Single Finances with the Happy Hour Ladies


Single Finances with the Happy Hour Ladies

Today is the last Friday of the month and my regular listeners know that on the last Friday of the month, I host a happy hour, where I gather great friends to drink cheap drinks and talk about money topics. For the past 37 happy hours, it’s always been the same crew, Melanie from Dear Debt, Tonya from Budget and the Beach, and Liz from Frugalwoods; however, we had to break our tradition this month because Liz is on maternity leave of sorts and has recently given birth to her second baby girl. All of us at martinis and your money are thrilled to welcome another little frugal weirdo into this world and we were sad to not have Liz on the show, but instead we got to welcome one of my amazing listeners, Dylan, who actually suggested this month’s topic of single finances. Something I love about happy hours is that I hit record and you never know where the show is going to go, just like any night out with friends, and this one was no different. I hope that you enjoy the show, my old friends Tonya and Melanie, and my new friend Dylan.

What are we drinking?

Melanie from Dear Debt — Hot toddy (tea, lemon, honey, & bourbon)

Tonya from Budget and the Beach — Cabernet

Dylan from Nebraska — Blue Moon

Shannon — Gin & Club Soda

Podcast Notes

  • Liz gave birth to a baby girl, Aurora. Congratulations, Liz!
  • The juice in gin and juice is both grapefruit juice and orange juice.
  • Pros and cons of single finances:
    • Melanie: Her financial situation didn’t change drastically when she became single last year, since she was paying for almost everything. Groceries and utilities went down. If it was more of an equal partnership, it would have been more shocking. They did not make many financial decision together and managed their finances separately.
    • Shannon: She has always contributed more financially in her marriage and felt pressure to contribute the same percentage when she opened the gym, even though she wasn’t making as much as before. Money was always an issue they didn’t address. They relied on Shannon’s bonuses to pay off debt. Resentment started to build when the bonuses were gone.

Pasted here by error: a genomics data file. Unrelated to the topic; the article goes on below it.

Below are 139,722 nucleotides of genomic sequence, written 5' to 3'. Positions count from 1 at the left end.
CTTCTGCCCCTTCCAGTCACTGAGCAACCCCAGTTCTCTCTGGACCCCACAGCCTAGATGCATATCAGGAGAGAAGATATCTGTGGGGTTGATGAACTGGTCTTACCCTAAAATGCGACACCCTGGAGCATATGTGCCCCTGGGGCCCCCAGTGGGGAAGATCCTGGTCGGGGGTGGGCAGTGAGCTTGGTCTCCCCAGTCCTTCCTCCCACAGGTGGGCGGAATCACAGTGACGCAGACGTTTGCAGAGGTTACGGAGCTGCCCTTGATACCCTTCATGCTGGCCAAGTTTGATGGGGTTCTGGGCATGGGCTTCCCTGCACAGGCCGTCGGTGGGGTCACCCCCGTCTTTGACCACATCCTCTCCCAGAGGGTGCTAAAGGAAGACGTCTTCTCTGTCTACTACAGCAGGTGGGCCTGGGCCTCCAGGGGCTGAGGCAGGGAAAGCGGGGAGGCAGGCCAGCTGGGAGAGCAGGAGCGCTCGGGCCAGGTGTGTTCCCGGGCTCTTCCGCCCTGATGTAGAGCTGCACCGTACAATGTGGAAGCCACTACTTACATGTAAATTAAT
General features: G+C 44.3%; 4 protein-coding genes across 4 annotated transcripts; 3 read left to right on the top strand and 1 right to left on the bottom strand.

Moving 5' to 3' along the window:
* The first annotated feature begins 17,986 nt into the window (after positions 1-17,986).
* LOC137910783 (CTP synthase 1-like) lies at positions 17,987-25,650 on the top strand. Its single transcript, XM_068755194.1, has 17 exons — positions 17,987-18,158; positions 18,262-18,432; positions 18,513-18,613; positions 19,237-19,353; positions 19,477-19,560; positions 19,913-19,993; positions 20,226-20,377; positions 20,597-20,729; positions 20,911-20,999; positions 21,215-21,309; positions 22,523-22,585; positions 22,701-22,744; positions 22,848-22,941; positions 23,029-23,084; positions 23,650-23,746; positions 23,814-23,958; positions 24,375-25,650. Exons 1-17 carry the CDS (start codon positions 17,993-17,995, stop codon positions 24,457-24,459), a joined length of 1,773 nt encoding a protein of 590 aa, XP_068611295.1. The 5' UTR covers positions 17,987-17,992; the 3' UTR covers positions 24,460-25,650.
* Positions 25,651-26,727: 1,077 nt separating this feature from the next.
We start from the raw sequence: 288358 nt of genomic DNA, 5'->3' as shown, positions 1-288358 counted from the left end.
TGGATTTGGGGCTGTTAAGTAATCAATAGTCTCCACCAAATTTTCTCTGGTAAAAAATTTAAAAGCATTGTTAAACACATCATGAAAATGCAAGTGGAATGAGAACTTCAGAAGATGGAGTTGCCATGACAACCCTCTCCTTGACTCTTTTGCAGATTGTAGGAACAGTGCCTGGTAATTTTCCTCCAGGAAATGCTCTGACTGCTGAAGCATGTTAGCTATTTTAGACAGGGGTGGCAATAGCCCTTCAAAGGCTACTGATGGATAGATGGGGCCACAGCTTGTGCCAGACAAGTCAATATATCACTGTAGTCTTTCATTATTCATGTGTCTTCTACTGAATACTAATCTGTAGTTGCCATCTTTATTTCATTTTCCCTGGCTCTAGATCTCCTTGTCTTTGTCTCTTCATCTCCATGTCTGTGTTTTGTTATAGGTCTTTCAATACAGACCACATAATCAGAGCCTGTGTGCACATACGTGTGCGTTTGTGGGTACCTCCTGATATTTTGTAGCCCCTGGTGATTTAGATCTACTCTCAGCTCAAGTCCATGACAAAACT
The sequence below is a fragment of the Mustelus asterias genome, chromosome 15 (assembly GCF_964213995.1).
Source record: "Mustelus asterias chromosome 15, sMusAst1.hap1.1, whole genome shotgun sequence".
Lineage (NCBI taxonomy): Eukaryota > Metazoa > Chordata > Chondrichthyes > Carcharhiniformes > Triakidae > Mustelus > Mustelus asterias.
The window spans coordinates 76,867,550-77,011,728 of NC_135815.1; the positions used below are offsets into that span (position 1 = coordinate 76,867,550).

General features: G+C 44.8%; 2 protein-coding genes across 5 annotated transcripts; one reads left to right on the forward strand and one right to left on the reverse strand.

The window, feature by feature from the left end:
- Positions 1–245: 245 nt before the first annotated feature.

• Dylan: She enjoys being single and only needing to pay for one plane ticket or one dinner. She doesn’t have to be accountable to another person.
    • Tonya: She has dated people, but finances were always separate. Rent costs more, solo traveling costs more, etc. When freelancing, she wondered where her next check was coming from – it is all on her. She doesn’t have money fights with anyone. When dating, you tend to go out more and spend more.
  • Many single clients think it would be nice to have another person be a sounding board for financial decisions. However, if you are not on the same page, fights will happen. More times than not, couples are not like-minded.
  • Shannon joked that expenses go up when clients start dating (dating sites, clothing, lingerie, self-help books, etc.).
  • Dylan was a serial first dater, so her dinner and clothing costs were low.
  • Shannon moved to Atlanta for a guy, and then they broke up a month later. Dating helped her meet new people and explore the city.
  • Tonya said it is taken a step further in LA, with women getting Botox, fillers, and other procedures.
  • When you feel good about what you are wearing or what you look like, it shows in your confidence, but there is a fine line of taking it too far.
  • Be yourself and wear what you feel represents your best self. Don’t waste your time and money.